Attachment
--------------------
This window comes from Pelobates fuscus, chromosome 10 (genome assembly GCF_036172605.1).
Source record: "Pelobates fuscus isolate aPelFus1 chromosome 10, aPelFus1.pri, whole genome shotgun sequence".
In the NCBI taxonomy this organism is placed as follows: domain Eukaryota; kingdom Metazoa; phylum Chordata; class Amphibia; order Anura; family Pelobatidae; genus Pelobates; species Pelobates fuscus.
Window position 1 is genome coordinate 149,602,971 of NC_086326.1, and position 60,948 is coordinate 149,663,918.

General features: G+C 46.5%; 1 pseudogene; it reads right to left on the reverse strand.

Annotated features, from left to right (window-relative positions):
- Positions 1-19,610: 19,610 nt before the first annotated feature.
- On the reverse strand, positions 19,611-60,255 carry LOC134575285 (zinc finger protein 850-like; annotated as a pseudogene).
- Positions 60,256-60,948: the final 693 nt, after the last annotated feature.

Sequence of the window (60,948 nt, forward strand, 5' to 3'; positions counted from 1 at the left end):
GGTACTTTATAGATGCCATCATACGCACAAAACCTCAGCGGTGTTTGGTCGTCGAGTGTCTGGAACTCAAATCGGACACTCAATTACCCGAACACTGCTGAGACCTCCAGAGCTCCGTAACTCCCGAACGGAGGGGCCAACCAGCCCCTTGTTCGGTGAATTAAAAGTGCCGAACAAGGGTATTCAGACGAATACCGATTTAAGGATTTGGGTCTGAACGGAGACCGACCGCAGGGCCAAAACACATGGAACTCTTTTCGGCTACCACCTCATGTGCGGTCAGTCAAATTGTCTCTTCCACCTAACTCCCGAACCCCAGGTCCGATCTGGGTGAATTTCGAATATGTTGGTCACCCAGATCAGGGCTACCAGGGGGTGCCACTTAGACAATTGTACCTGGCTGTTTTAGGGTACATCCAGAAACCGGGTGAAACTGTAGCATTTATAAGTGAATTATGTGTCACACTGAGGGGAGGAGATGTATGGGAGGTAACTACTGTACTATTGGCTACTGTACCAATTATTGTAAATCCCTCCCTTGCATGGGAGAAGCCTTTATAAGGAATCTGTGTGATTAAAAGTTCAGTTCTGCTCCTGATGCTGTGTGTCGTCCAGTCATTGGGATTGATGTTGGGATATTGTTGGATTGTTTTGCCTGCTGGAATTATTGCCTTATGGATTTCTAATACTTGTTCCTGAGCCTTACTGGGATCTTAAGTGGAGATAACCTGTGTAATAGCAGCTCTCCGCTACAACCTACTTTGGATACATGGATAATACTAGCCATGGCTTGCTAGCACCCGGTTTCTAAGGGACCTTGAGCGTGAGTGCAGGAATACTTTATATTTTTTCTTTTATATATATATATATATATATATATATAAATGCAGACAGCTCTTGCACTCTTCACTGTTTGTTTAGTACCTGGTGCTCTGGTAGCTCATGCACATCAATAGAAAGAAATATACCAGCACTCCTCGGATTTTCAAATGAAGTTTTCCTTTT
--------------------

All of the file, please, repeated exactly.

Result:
This window comes from Pelobates fuscus, chromosome 10 (genome assembly GCF_036172605.1).
Source record: "Pelobates fuscus isolate aPelFus1 chromosome 10, aPelFus1.pri, whole genome shotgun sequence".
In the NCBI taxonomy this organism is placed as follows: domain Eukaryota; kingdom Metazoa; phylum Chordata; class Amphibia; order Anura; family Pelobatidae; genus Pelobates; species Pelobates fuscus.
Window position 1 is genome coordinate 149,602,971 of NC_086326.1, and position 60,948 is coordinate 149,663,918.

General features: G+C 46.5%; 1 pseudogene; it reads right to left on the reverse strand.

Annotated features, from left to right (window-relative positions):
- Positions 1-19,610: 19,610 nt before the first annotated feature.
- On the reverse strand, positions 19,611-60,255 carry LOC134575285 (zinc finger protein 850-like; annotated as a pseudogene).
- Positions 60,256-60,948: the final 693 nt, after the last annotated feature.

Sequence of the window (60,948 nt, forward strand, 5' to 3'; positions counted from 1 at the left end):
GGTACTTTATAGATGCCATCATACGCACAAAACCTCAGCGGTGTTTGGTCGTCGAGTGTCTGGAACTCAAATCGGACACTCAATTACCCGAACACTGCTGAGACCTCCAGAGCTCCGTAACTCCCGAACGGAGGGGCCAACCAGCCCCTTGTTCGGTGAATTAAAAGTGCCGAACAAGGGTATTCAGACGAATACCGATTTAAGGATTTGGGTCTGAACGGAGACCGACCGCAGGGCCAAAACACATGGAACTCTTTTCGGCTACCACCTCATGTGCGGTCAGTCAAATTGTCTCTTCCACCTAACTCCCGAACCCCAGGTCCGATCTGGGTGAATTTCGAATATGTTGGTCACCCAGATCAGGGCTACCAGGGGGTGCCACTTAGACAATTGTACCTGGCTGTTTTAGGGTACATCCAGAAACCGGGTGAAACTGTAGCATTTATAAGTGAATTATGTGTCACACTGAGGGGAGGAGATGTATGGGAGGTAACTACTGTACTATTGGCTACTGTACCAATTATTGTAAATCCCTCCCTTGCATGGGAGAAGCCTTTATAAGGAATCTGTGTGATTAAAAGTTCAGTTCTGCTCCTGATGCTGTGTGTCGTCCAGTCATTGGGATTGATGTTGGGATATTGTTGGATTGTTTTGCCTGCTGGAATTATTGCCTTATGGATTTCTAATACTTGTTCCTGAGCCTTACTGGGATCTTAAGTGGAGATAACCTGTGTAATAGCAGCTCTCCGCTACAACCTACTTTGGATACATGGATAATACTAGCCATGGCTTGCTAGCACCCGGTTTCTAAGGGACCTTGAGCGTGAGTGCAGGAATACTTTATATTTTTTCTTTTATATATATATATATATATATATATATAAATGCAGACAGCTCTTGCACTCTTCACTGTTTGTTTAGTACCTGGTGCTCTGGTAGCTCATGCACATCAATAGAAAGAAATATACCAGCACTCCTCGGATTTTCAAATGAAGTTTTCCTTTT